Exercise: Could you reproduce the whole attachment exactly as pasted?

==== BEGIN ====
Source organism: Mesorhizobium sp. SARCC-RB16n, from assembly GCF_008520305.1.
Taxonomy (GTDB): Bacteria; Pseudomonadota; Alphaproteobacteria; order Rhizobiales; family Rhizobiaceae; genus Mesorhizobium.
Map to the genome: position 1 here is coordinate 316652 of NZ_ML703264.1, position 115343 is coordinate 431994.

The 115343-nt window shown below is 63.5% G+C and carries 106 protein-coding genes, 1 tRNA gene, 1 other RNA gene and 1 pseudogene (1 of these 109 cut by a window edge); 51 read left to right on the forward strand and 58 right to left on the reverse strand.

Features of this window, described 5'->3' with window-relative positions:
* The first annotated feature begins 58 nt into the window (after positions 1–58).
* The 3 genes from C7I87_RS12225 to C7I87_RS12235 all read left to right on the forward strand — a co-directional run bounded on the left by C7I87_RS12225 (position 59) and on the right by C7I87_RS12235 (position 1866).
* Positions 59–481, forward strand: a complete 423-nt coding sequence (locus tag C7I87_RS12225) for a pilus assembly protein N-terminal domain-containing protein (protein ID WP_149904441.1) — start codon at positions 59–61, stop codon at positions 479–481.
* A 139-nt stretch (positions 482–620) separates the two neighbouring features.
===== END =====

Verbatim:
Source organism: Mesorhizobium sp. SARCC-RB16n, from assembly GCF_008520305.1.
Taxonomy (GTDB): Bacteria; Pseudomonadota; Alphaproteobacteria; order Rhizobiales; family Rhizobiaceae; genus Mesorhizobium.
Map to the genome: position 1 here is coordinate 316652 of NZ_ML703264.1, position 115343 is coordinate 431994.

The 115343-nt window shown below is 63.5% G+C and carries 106 protein-coding genes, 1 tRNA gene, 1 other RNA gene and 1 pseudogene (1 of these 109 cut by a window edge); 51 read left to right on the forward strand and 58 right to left on the reverse strand.

Features of this window, described 5'->3' with window-relative positions:
* The first annotated feature begins 58 nt into the window (after positions 1–58).
* The 3 genes from C7I87_RS12225 to C7I87_RS12235 all read left to right on the forward strand — a co-directional run bounded on the left by C7I87_RS12225 (position 59) and on the right by C7I87_RS12235 (position 1866).
* Positions 59–481, forward strand: a complete 423-nt coding sequence (locus tag C7I87_RS12225) for a pilus assembly protein N-terminal domain-containing protein (protein ID WP_149904441.1) — start codon at positions 59–61, stop codon at positions 479–481.
* A 139-nt stretch (positions 482–620) separates the two neighbouring features.